Let me start by introducing you to two of my best friends, Sammy and Celeste. I met them both in their hometown of Tijuana when I was 16, and we have been close friends ever since. Sammy and I have stood by each others’ side through thick in thin, and has been especially close to me since I began to follow Christ. In fact, he was the only friend who tried to reach out to me with the gospel when I was lost and living a wild and hypocritical life. More recently, Jamie and I were honored to both be in their wedding in Tijuana last August. –Andy Nunes
Celeste’s dad Sergio Gomez has been a minister in Tijuana since the 1960’s and is the founder of an orphanage called City of Angels. I first visited City of Angels in 2005 and have spent little bits of time around the kids throughout the years. Recently a lot of changes have occurred at the orphanage and to make a long story short, the leadership has changed. God called Sammy and Cel to leave their house near the beach in Playas de Tijuana and relatively comfortable life, where they spent their first year of marriage, to become the next leaders of City of Angels. Though reluctant at first, God answered many prayers and gave them the desire and ability to follow the calling and a job that requires nearly 24/6 schedule of physically and emotionally draining work. They started at the beginning of September and are now fully moved in.
Sammy in particular has been put in charge of a group of 12 teenagers between the ages of 12 and 18. Each of these kids has a unique story and situation. Some have been there from infancy and some are more recent arrivals. Originally, the orphanage was for younger children, but in many cases there is no alternate solution such as going back to family members, so naturally they ended up with teenagers with nowhere to go. In Mexico, many orphans actually have parents that are alive, unlike some parts of the world like Africa. Sometimes parents are not able to care for their children due to things like extreme poverty and addiction, and in many cases the children were severely abused by their own family members.
Neglecting the Youth
One problem I have noticed throughout Latin America is how the older kids are so often neglected, often unintentionally. The situation with adoption is very similar, in that it is so much easier for cute little kids to be adopted than the sometimes hardened older kids that aren’t so cute and innocent. To be honest, I have seen that American groups that visit unknowingly contribute to this phenomenon by doing activities and giving gifts oriented towards the cute little ones while the older ones try to disappear into their rooms and avoid the sometimes empty promises and momentary connections that quickly vanish. I certainly don’t believe this is our intention, but it’s the sad reality and causes the older kids to feel neglected. Many of these kids have never owned anything that is truly their own. They get used (and sometimes dirty) clothes handed to them and rarely get to even be a part of the decision of which clothes they receive. Many have never had anybody take them out to get a new outfit, a new pair of shoes, a new backpack of their choice for school, etc. Imagine trying to explain to them the Father’s love for them when they feel neglected and not cared for in their most basic needs.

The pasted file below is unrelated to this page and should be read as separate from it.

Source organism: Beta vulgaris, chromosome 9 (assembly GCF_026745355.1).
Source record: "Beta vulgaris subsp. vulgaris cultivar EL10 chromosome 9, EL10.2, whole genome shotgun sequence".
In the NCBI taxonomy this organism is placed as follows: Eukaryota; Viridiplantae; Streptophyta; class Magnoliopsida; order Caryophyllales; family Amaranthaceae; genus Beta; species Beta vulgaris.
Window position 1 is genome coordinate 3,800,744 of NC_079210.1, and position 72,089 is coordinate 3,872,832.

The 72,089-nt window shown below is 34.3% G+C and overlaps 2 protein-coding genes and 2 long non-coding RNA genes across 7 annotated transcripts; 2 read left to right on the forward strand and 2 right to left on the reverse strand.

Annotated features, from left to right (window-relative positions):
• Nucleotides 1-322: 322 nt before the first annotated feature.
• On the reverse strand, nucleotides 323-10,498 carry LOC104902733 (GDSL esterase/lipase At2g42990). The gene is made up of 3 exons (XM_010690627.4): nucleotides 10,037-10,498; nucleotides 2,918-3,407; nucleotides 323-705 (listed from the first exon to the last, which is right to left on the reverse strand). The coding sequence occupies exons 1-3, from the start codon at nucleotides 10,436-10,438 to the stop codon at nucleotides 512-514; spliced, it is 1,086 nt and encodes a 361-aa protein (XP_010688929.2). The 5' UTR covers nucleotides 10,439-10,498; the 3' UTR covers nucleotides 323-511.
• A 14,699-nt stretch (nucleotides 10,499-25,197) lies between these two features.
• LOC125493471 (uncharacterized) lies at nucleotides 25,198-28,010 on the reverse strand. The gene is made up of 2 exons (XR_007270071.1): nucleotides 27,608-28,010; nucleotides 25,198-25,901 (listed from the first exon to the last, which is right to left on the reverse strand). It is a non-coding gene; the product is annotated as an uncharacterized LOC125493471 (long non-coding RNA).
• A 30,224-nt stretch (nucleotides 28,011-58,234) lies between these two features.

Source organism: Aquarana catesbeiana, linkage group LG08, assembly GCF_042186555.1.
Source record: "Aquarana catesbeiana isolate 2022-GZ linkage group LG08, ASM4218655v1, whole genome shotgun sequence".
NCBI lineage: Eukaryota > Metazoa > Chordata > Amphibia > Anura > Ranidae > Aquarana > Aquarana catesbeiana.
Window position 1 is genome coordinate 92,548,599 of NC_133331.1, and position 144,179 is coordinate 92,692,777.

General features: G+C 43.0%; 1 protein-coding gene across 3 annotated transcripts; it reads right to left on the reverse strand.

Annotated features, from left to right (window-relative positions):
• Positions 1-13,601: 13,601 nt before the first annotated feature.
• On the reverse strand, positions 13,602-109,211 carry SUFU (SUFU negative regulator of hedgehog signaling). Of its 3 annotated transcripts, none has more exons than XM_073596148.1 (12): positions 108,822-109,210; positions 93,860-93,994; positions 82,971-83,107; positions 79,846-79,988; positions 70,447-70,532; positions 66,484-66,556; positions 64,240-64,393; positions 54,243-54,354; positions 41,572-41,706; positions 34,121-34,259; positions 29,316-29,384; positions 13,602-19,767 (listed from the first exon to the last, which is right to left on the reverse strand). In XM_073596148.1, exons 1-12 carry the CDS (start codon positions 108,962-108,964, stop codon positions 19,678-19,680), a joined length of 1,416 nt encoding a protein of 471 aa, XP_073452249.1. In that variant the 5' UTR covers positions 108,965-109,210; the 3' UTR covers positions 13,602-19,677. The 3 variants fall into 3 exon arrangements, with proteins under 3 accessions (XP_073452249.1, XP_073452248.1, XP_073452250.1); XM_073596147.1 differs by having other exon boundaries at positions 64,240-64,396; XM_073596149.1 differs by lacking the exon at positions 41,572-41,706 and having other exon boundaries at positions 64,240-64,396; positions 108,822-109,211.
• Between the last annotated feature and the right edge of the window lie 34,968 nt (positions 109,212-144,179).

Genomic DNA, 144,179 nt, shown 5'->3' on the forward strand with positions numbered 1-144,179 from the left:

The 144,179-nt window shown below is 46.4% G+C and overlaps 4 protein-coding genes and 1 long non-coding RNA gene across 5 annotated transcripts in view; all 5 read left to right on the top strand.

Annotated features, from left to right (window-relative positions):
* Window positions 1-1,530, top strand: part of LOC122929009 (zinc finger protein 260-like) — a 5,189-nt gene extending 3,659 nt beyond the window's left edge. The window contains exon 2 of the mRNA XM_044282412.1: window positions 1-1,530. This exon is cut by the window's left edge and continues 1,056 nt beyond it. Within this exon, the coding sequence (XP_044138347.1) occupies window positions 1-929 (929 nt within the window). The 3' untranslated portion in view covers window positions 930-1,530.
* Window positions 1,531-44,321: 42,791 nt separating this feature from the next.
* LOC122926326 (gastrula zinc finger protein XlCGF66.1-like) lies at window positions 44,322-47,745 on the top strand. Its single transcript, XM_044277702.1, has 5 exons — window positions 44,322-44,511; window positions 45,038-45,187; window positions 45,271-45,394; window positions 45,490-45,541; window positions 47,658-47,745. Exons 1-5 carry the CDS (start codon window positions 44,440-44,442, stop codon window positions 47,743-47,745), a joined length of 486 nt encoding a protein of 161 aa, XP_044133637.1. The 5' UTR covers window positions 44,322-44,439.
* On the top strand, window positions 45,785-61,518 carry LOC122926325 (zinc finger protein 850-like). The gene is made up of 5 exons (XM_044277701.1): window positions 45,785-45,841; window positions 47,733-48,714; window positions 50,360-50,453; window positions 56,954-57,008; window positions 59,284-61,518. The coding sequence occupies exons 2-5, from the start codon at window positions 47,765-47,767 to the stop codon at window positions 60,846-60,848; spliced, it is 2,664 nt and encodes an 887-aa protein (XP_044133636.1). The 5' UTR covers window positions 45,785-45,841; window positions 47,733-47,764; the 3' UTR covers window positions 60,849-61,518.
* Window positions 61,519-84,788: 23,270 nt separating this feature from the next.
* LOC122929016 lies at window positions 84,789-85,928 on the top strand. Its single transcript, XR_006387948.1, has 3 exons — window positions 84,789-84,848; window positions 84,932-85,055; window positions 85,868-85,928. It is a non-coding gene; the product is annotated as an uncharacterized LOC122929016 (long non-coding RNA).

Called to Action
Something that Sammy has realized in their first several weeks as directors is that these kids have very little awareness of their own community and city. They know the route to school and church, and that’s about it. Many have never been to a museum or a library or a decent restaurant, or all of the other things that are all around them. It’s no wonder there is a huge problem getting the 18 year olds to integrate into society when they have hardly ever experienced the outside world.
Enough build up – here is how you can help these youngsters in a tangible way. Sammy’s biggest desire right now is to launch a new initiative to make the lives of these teenagers more like those of normal teenagers who grow up with parents and are able to develop into fully functional members of society.